That doesn’t mean that cultural history ignores the big picture. You might be studying the structure of medieval guilds, or of the evolution of the status of craftsmen in Italian society over time. Or you could do a comparative study of the importance of tinkers at the dawn of the twentieth century versus the 1960s.
Or you can go much further and study broad social issues in historical societies, such as for example:
To study social history, you might want to consider getting a double major, for example with sociology or ethnology in addition to history to give you a greater breadth of tools for interpreting your social data.
Many history departments include either courses or at least lecture series on various aspects of social history. Gender Studies are sometimes their own department, delving deeper than the history of gender and sexuality and including sociology courses and other aspects of gender issues.
If you are interested in wider aspects of social or cultural history, you can also consider studying ethnology, sociology or even psychology.
So what do you need if you want to study history? Most universities accept undergraduates with A-levels in:
To round out your A-levels or start on your future specialisation, you can consider of course taking:
Of course, just having listened to your history teacher drone on about dates and kings isn’t enough to make history coursework a walk in the park. You also need the right skills to analyze a primary source critically. So what are they?
Research sounds easy. You read a few books, put the information together and draw your conclusions. However, though history sounds like journalism in the past, historical research is something else.
For one thing, you need to be able to interpret primary and secondary sources correctly. But what is the difference between them?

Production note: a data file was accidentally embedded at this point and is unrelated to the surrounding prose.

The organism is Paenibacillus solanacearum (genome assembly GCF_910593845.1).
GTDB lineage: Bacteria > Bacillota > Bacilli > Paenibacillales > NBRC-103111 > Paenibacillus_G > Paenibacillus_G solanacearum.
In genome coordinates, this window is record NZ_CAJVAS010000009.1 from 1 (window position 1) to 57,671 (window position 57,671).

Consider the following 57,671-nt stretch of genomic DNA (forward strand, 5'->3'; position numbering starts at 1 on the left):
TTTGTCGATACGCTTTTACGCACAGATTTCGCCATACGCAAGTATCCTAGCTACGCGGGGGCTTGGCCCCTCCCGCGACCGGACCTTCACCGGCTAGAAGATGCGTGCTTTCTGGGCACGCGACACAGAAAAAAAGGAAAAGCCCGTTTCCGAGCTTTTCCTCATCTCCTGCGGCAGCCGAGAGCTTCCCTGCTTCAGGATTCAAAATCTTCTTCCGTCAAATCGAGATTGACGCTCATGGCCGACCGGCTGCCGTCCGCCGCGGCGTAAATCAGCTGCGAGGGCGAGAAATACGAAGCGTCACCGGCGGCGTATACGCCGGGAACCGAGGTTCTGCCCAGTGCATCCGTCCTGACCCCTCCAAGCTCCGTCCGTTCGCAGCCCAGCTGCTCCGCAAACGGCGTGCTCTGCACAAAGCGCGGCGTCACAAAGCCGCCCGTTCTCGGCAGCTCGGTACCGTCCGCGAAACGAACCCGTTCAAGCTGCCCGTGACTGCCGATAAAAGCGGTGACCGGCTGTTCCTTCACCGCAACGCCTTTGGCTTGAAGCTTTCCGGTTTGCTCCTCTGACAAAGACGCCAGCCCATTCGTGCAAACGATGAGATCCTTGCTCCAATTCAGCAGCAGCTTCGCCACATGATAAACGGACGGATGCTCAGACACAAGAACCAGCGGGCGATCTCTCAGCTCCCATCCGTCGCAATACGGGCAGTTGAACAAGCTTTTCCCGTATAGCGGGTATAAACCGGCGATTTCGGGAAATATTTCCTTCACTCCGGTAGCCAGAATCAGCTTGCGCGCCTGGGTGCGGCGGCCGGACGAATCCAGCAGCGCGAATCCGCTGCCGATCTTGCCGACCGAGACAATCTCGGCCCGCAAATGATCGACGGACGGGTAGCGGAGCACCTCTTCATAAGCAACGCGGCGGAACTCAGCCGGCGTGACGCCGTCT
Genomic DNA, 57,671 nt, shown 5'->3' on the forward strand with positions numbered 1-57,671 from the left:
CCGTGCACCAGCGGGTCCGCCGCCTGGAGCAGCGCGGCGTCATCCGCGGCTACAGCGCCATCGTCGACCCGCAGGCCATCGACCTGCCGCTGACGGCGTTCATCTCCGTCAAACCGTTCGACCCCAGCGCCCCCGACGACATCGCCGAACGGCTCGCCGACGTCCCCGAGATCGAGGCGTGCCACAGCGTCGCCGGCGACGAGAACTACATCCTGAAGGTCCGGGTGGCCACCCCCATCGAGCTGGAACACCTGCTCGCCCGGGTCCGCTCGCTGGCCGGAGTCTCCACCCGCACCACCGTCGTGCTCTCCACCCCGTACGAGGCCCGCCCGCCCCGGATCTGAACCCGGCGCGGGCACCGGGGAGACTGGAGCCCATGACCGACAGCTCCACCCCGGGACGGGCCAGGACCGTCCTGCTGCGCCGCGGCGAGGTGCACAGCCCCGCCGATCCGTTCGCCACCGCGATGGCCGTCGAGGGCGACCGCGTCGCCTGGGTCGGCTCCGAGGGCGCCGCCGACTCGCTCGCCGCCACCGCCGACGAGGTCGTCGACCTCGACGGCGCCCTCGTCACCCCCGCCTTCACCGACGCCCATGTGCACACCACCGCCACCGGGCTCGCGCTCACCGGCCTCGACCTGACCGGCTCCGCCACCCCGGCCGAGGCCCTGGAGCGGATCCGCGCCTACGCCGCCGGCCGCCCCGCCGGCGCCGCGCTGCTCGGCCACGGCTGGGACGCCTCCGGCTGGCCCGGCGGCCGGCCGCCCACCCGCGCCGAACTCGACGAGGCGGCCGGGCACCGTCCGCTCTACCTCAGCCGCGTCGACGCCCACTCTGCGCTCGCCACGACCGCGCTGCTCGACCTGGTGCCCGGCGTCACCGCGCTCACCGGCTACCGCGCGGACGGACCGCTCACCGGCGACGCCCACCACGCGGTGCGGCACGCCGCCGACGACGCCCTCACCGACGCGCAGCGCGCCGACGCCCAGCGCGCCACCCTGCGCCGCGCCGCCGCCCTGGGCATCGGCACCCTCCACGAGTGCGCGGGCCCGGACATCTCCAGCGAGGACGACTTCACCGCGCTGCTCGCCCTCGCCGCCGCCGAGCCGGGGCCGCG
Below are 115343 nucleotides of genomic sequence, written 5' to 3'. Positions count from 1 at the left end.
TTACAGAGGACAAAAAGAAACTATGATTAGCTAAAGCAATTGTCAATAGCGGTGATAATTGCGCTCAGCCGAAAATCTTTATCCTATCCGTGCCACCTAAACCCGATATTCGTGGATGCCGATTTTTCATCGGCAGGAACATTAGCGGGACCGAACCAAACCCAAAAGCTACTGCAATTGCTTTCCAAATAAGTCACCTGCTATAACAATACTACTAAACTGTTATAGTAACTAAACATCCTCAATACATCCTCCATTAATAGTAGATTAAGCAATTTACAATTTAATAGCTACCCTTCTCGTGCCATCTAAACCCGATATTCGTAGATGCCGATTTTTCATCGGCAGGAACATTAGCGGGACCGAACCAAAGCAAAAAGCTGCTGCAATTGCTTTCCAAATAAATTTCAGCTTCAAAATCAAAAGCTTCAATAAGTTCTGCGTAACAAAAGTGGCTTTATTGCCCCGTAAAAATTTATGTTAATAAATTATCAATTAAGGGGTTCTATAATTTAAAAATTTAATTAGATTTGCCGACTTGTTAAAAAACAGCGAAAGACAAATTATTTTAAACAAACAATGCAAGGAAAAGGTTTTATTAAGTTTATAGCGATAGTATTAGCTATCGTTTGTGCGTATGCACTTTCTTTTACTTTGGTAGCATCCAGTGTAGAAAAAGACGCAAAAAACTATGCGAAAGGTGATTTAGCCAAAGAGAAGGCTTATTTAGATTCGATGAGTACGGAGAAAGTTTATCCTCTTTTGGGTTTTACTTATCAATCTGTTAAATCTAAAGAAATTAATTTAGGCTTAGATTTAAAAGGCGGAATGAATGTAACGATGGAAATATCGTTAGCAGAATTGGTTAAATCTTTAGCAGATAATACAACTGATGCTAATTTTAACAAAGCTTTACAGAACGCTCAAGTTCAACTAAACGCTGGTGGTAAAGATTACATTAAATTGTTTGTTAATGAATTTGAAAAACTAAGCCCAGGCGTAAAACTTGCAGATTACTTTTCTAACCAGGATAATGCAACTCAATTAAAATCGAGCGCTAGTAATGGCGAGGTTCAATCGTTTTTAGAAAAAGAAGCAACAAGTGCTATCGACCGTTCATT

A primary source is a source from the time period you are studying. They take different aspects – they can be archaeological artefacts, manuscripts or other written documents such as inventories, receipts or letters.
They are often difficult to interpret because as a modern historian you often lack the context in which they were made. Objects often come from tombs, meaning their use in daily life is either questionable or the actual use might be unknown. Manuscripts might reference events or people that are not mentioned anywhere else, or assume the reader knows something that has not survived the centuries.
What might a future historian think of people talking about “googling” when the name of the most common search engine has not survived? Would they understand Snapchat if the software has not survived?
This means that interpreting a primary source requires critical thinking skills, but not as much as for secondary sources.
A secondary source is the work that other historians have done in the same or a similar field, or on artefacts that are relevant to your research. This is, of course, wonderful as it will save you on a lot of legwork. However, each scholar brings his or her own bias into their analysis and interpretation, and you will sometimes need your critical thinking skills to unravel relevant facts from dubious interpretations.
If you want to ask a historian (or archaeologist, or philologist) what job you qualify for after the ink dries on your diploma, be sure to have a calming cup of tea at the ready as he or she will probably start laughing hysterically.
This is a field that is notoriously hard to get into, with the possible exception of teaching history in as a schoolteacher. Otherwise, jobs are rare and far between, and many a historian has found himself pursuing another career entirely after graduation.
Institutions looking for historians are also notorious for wanting years of experience even for entry-level jobs, so take any opportunity you can for internships, student jobs, field experience or anything else you can take to gain experience while still at Uni.
Now that you are forewarned, here are some fields you can apply for: